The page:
What is A Green Roof?

What is A Green Roof?

A green roof is a roofing system that uses plant life for cover instead of or in addition to, traditional cover materials. In simple words, it is growing vegetation on your roof. This idea is not new and can be traced back to the Sixties. It has however gained recent popularity due to it’s environmental benefits and the ability to reduce heating and cooling bills.

There are 3 types of green roofs:

– Intensive Green Roofs. These are green roofs that are able to accommodate large plants such as trees or a full lawn. This kind of green roof needs a significant soil depth and lots of maintenance. The level of maintenance needed for this type of roof is comparable to that of a large garden or park.

– Semi-intensive green roof. This type uses plants of moderate size and will require a little less maintenance compared to the intensive type.

– Extensive green roof – Of all the green roof types, this one is the most convenient. It features a growing medium covered with vegetation. The kind of vegetation grown does not need large depths of growing medium so the medium is kept thin. This kind of rooftop requires very little maintenance and care.

The Benefits Of Having A Green Roof

There are several benefits of having a green rooftop on your building. They include:

1. Energy efficiency – Green roofs offer insulation to the building, reducing heat loss and heat absorption by the building. This helps reduce the cost of moderating temperatures inside the building as roofs will lose a lot less of the building’s heat during the winter and let in less heat during summer.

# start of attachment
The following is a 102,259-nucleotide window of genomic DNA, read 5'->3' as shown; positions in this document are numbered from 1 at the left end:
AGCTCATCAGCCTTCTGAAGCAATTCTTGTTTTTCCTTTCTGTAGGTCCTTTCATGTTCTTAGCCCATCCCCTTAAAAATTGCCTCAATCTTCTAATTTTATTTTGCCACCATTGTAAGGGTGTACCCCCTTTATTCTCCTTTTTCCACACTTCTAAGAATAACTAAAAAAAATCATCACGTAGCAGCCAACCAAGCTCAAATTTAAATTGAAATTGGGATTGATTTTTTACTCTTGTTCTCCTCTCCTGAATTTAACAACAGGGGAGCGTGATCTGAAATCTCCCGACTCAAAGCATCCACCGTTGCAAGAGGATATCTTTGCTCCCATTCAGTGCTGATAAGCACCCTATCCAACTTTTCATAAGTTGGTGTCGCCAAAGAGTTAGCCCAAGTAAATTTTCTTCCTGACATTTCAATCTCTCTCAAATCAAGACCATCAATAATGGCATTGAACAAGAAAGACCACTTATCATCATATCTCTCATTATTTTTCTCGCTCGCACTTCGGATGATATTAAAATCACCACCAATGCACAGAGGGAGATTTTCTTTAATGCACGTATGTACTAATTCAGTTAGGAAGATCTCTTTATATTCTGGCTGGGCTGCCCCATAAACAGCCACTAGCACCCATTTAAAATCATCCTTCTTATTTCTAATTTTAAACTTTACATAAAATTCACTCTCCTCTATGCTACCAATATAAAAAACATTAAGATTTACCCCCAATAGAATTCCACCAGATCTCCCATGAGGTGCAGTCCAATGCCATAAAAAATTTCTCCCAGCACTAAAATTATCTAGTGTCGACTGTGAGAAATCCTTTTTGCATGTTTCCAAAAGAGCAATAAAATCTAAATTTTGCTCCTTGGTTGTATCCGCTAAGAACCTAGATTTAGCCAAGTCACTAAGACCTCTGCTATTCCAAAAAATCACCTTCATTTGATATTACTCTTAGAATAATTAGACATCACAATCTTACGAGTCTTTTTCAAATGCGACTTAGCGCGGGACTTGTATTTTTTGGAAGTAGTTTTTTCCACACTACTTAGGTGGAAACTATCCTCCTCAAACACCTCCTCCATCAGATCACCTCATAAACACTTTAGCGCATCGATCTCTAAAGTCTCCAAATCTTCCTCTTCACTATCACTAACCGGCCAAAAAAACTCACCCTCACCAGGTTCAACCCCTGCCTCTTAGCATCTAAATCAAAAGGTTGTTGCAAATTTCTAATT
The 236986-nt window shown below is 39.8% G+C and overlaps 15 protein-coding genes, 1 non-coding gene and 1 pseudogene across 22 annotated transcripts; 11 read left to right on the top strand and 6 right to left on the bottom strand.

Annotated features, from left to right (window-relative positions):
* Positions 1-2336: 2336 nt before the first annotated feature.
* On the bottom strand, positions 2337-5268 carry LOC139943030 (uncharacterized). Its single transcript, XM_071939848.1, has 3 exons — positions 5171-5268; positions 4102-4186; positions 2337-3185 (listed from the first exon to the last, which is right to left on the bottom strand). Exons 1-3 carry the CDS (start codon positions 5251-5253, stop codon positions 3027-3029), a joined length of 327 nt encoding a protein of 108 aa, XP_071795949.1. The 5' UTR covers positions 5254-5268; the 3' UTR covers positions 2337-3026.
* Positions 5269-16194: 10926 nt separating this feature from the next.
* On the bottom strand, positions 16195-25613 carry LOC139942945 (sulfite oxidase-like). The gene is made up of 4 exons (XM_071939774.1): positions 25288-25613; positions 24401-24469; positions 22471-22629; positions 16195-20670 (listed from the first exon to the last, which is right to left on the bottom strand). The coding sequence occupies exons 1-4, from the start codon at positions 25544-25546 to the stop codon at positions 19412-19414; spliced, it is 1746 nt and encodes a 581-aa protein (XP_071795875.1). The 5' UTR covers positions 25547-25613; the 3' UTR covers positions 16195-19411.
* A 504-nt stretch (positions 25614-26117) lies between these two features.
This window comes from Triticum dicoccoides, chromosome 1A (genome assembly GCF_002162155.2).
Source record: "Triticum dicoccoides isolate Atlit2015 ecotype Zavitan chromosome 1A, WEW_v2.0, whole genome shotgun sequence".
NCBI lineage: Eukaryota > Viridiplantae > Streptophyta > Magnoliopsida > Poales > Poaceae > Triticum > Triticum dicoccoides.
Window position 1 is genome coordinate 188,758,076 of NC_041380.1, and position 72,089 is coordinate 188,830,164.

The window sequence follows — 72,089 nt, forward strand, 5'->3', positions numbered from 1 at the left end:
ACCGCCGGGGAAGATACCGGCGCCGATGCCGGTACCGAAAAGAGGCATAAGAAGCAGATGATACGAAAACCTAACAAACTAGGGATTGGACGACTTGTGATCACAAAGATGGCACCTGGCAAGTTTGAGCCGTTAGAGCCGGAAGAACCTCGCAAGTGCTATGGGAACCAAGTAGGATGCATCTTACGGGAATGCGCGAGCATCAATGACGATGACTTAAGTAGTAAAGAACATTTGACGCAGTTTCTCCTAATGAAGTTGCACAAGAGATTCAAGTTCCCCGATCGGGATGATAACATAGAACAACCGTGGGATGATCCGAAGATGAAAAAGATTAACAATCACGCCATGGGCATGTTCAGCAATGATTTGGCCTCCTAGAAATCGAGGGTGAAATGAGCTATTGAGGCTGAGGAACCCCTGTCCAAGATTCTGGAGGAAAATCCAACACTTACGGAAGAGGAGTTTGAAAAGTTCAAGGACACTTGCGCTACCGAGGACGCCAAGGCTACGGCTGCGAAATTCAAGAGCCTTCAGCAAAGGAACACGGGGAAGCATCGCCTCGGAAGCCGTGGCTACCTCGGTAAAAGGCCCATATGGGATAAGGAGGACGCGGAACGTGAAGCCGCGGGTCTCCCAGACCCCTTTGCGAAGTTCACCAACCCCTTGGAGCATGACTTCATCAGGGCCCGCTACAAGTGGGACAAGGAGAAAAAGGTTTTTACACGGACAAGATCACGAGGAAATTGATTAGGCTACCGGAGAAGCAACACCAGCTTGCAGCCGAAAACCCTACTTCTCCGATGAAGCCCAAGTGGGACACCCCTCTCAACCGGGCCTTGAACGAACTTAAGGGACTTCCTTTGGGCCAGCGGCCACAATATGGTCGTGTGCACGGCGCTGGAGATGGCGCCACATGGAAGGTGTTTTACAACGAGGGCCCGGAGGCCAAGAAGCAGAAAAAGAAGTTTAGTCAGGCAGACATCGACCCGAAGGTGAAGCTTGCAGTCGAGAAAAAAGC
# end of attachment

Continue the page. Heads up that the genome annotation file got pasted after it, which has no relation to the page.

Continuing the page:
2. Green roofs increase your roofs durability – Green roofs protect the waterproofing membrane on your roof from large temperature fluctuations that would otherwise cause tearing and ultraviolet radiation that degrades the membrane. This will in effect expand the lifespan of your roof by 2 to 3 times.
3. Noise reduction – A green roof will block out noise from the outside world making the inside of the building ideal for work or rest. An extensive green roof (the thinnest kind) will block outside noise by up to 40 decibels with an intensive one going up to 56 decibels.

In addition to these, you shall have benefited the environment by:

  • reducing sewer overflow
  • reducing the impact of carbon monoxide
  • neutralizing the acid rain effect and much more.

Disadvantages Of Having A Green Roof

It’s not all rosy with the green roofs. There are a few issues but they don’t outweigh the benefits. They include:

  1. High installation cost – The initial cost of installation is quite steep and especially so if you hire the services of a professional. The savings you will make later will however more than make up for the initial cost.
  2. Added weight to the roof – The additional weight of the live roof might pose a potential issue and especially so if your building cannot handle it. This will require structural modifications which cost money.
  3. Pesticide leakage – Studies have shown that it is possible for pesticides to runoff from green roofs and infiltrate ground water. Thick membranes should be used to curb this.

If you decide to install a green roof on your building’s rooftop, the following considerations should be made:

  • The system’s drainage
  • The purpose the roof is to serve
  • Visual requirements
  • The kind of access required
  • The load bearing capacity of your structure
  • Your budget
  • And finally the maintenance budget.
Authored by: Pete Anderson

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